I came to Honduras as part of a delegation of concerned activists who went to witness and accompany the daily protests, monitor human rights violations, and report back to the international community on conditions since the June 28th military coup. On that day, democratically-elected President Manuel Zelaya was forcibly removed from office by the Honduran military and expelled from the country.In the aftermath there has been an immediate popular uprising in his support, with many instances of severe police and military repression which continue today.The following is a reflection on time spent in and around Tegucigalpa during two critical weeks in August.
Last night as I was packing my bags to go to Honduras, I heard that the military repression was getting worse.One hundred and fifty arrested, many wounded.I sit in the airport waiting room and scan CNN.Not a mention on the world news.
By Neil Brandvold, who was at Toncontin airport in Tegucigalpa awaiting the arrival of President Zelaya’s plane when the Honduran military opened fire on the crowd.
The democratically elected president of Honduras, Mel Zelaya, is currently making plans for a second attempt to enter Honduras since he was ousted in a military coup just under a month ago. Earlier this week, Costa Rican president and Nobel Peace Prize winner Oscar Arias proposed a plan to return Zelaya to the presidency. Zelaya agreed to all conditions outlined in the proposal, including establishing a power-sharing government and holding presidential elections on Oct. 28, a month earlier than scheduled. The proposal was immediately rejected by the junta.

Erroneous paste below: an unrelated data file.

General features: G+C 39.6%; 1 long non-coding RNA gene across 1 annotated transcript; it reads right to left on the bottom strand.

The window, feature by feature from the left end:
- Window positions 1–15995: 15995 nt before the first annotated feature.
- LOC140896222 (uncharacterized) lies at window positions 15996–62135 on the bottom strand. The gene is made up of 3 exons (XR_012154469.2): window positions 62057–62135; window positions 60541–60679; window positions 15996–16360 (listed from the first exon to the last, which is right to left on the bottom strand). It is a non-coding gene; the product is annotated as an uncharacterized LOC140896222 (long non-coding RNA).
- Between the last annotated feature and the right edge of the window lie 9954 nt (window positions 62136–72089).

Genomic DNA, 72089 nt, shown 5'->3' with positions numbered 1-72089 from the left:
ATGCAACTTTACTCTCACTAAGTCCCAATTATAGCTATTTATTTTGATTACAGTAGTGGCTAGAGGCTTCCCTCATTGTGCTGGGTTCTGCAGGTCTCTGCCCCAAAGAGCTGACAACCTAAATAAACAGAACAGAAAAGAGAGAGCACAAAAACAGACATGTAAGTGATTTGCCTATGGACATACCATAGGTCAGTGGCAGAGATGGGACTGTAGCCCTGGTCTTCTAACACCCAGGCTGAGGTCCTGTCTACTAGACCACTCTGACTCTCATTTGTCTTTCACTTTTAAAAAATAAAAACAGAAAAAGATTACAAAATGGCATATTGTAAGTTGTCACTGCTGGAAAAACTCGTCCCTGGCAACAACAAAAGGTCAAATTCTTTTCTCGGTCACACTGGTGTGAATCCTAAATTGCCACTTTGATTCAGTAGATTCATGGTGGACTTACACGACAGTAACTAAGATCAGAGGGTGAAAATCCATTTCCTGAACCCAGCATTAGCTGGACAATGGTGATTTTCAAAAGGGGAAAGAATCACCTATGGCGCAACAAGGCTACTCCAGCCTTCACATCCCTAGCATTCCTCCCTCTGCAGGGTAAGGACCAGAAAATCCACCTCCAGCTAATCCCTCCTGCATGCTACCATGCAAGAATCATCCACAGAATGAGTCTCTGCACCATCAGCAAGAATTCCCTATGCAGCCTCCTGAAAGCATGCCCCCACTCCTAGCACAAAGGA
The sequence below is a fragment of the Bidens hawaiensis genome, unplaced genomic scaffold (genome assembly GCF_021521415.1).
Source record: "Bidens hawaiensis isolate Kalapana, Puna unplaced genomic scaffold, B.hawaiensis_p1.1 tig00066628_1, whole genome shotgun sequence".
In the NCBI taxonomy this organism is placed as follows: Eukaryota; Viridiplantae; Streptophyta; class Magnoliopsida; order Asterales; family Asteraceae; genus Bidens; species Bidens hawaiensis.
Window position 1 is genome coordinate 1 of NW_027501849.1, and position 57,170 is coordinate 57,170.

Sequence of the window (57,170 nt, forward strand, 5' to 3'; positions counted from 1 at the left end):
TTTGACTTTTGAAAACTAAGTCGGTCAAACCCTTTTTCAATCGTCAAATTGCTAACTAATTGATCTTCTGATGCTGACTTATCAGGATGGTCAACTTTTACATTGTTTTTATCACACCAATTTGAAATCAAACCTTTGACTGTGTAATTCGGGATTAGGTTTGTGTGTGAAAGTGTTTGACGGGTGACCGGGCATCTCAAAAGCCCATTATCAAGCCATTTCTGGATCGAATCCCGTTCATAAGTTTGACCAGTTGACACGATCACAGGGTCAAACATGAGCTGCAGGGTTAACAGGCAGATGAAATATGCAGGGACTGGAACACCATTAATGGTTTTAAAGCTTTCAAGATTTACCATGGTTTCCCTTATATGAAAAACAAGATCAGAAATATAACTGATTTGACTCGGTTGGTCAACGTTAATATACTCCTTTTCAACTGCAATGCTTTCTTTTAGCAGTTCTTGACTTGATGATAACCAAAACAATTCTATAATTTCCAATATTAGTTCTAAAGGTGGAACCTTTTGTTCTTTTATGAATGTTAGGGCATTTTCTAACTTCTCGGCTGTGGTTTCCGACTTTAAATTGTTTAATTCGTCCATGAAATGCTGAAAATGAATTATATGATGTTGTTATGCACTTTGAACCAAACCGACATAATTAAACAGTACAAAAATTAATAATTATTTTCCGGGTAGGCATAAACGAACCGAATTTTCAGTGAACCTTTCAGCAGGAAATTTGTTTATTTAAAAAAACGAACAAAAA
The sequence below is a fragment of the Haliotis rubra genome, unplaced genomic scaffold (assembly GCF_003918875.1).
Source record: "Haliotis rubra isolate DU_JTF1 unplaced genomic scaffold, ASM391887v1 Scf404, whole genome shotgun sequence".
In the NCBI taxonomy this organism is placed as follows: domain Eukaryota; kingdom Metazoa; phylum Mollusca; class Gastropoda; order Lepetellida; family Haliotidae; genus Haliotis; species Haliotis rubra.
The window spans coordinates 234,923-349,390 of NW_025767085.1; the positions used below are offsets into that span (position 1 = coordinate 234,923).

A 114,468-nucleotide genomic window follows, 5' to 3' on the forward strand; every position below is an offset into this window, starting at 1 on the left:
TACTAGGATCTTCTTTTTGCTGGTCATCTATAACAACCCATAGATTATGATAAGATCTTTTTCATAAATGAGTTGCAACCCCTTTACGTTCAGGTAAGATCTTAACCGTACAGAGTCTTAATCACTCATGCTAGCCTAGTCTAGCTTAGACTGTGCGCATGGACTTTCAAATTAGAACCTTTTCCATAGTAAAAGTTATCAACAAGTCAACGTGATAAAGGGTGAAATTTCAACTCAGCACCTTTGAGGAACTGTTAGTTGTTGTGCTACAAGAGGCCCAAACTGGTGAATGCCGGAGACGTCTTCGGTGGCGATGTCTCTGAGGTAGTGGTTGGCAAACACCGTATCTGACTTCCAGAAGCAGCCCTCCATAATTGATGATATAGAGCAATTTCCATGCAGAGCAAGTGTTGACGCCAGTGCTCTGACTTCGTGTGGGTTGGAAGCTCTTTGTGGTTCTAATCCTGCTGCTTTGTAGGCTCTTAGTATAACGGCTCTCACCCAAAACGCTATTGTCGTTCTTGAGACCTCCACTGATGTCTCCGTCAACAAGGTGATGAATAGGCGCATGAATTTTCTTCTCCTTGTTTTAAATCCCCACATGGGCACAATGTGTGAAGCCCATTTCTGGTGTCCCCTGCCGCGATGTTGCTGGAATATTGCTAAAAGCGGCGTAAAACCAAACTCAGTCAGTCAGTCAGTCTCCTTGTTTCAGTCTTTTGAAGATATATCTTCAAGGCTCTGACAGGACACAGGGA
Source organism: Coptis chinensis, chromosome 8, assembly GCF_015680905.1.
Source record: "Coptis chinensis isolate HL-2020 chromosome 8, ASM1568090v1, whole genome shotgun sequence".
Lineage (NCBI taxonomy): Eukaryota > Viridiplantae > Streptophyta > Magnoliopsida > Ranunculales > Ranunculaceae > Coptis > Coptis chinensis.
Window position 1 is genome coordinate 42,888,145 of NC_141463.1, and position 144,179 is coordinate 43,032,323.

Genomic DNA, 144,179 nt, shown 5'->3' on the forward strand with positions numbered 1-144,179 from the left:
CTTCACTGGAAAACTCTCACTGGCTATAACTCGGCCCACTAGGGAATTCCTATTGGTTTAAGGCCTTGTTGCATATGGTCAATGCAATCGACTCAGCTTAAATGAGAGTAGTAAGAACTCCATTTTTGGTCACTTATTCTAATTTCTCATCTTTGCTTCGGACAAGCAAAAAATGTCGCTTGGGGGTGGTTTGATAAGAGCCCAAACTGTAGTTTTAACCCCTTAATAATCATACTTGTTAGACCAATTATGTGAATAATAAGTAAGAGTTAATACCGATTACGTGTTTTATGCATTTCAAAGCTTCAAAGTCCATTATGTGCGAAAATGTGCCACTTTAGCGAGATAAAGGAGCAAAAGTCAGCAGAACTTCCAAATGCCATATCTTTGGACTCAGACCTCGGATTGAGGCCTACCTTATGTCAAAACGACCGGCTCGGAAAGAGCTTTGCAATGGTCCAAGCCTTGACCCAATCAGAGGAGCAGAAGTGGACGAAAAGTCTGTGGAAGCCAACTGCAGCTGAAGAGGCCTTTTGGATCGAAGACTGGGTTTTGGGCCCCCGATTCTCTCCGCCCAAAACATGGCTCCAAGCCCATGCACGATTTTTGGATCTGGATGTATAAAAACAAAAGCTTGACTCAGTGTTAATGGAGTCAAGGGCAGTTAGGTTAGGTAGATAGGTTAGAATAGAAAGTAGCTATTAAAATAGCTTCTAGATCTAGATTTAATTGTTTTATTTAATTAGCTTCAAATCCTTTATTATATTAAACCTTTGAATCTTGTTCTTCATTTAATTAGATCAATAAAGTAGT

Zelaya has arrived at a Nicaraguan town on the border of Honduras with plans to enter the country by land, stating: “I have requested my wife and family accompany me, and have made the military responsible for any damage. I am going unarmed and peacefully so that Honduras can return to peace and tranquility.” It is a risky move for the president and his supporters, especially considering his first attempt to re-enter the country on July 5th was blocked by the junta. On that day, the military open fired on a gathering of upwards of 100,000 peaceful demonstrators at the Toncontin airport in Tegucigalpa and subsequently blocked the runway preventing the plane from landing.
The army in Honduras has ousted and exiled its leftist president, Manuel Zelaya, in Central America’s first military coup since the cold war, after he upset the army by trying to seek another term in office.
The US president, Barack Obama, and the EU expressed deep concern after troops came at dawn for Zelaya, an ally of the socialist Venezuelan president, Hugo Chávez, and took him away from his residence.